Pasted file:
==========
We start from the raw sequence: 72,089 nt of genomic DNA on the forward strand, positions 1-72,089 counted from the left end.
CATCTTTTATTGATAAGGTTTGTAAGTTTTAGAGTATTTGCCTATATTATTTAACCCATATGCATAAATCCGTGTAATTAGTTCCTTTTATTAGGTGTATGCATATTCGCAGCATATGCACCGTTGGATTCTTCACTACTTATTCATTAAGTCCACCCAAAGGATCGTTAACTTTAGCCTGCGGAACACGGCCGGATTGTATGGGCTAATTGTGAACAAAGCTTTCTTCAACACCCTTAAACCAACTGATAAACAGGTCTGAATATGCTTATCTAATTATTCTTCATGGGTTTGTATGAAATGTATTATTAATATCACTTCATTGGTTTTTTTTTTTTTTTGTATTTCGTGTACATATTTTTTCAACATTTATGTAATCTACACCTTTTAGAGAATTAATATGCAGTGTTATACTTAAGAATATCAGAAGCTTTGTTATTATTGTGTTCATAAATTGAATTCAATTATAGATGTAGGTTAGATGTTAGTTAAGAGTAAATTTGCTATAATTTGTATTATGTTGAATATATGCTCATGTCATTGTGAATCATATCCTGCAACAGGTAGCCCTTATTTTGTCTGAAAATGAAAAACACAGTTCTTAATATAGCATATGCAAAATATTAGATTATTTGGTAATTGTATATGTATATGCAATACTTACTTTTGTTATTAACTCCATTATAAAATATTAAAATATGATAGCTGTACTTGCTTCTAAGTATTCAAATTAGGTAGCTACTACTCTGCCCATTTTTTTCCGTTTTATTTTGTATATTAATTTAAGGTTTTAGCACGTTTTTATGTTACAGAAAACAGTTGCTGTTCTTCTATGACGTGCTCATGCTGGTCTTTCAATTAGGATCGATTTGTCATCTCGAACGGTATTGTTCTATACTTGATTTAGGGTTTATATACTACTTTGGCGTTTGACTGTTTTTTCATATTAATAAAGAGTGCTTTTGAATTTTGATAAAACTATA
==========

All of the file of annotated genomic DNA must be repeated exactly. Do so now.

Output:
We start from the raw sequence: 72,089 nt of genomic DNA on the forward strand, positions 1-72,089 counted from the left end.
CATCTTTTATTGATAAGGTTTGTAAGTTTTAGAGTATTTGCCTATATTATTTAACCCATATGCATAAATCCGTGTAATTAGTTCCTTTTATTAGGTGTATGCATATTCGCAGCATATGCACCGTTGGATTCTTCACTACTTATTCATTAAGTCCACCCAAAGGATCGTTAACTTTAGCCTGCGGAACACGGCCGGATTGTATGGGCTAATTGTGAACAAAGCTTTCTTCAACACCCTTAAACCAACTGATAAACAGGTCTGAATATGCTTATCTAATTATTCTTCATGGGTTTGTATGAAATGTATTATTAATATCACTTCATTGGTTTTTTTTTTTTTTTGTATTTCGTGTACATATTTTTTCAACATTTATGTAATCTACACCTTTTAGAGAATTAATATGCAGTGTTATACTTAAGAATATCAGAAGCTTTGTTATTATTGTGTTCATAAATTGAATTCAATTATAGATGTAGGTTAGATGTTAGTTAAGAGTAAATTTGCTATAATTTGTATTATGTTGAATATATGCTCATGTCATTGTGAATCATATCCTGCAACAGGTAGCCCTTATTTTGTCTGAAAATGAAAAACACAGTTCTTAATATAGCATATGCAAAATATTAGATTATTTGGTAATTGTATATGTATATGCAATACTTACTTTTGTTATTAACTCCATTATAAAATATTAAAATATGATAGCTGTACTTGCTTCTAAGTATTCAAATTAGGTAGCTACTACTCTGCCCATTTTTTTCCGTTTTATTTTGTATATTAATTTAAGGTTTTAGCACGTTTTTATGTTACAGAAAACAGTTGCTGTTCTTCTATGACGTGCTCATGCTGGTCTTTCAATTAGGATCGATTTGTCATCTCGAACGGTATTGTTCTATACTTGATTTAGGGTTTATATACTACTTTGGCGTTTGACTGTTTTTTCATATTAATAAAGAGTGCTTTTGAATTTTGATAAAACTATA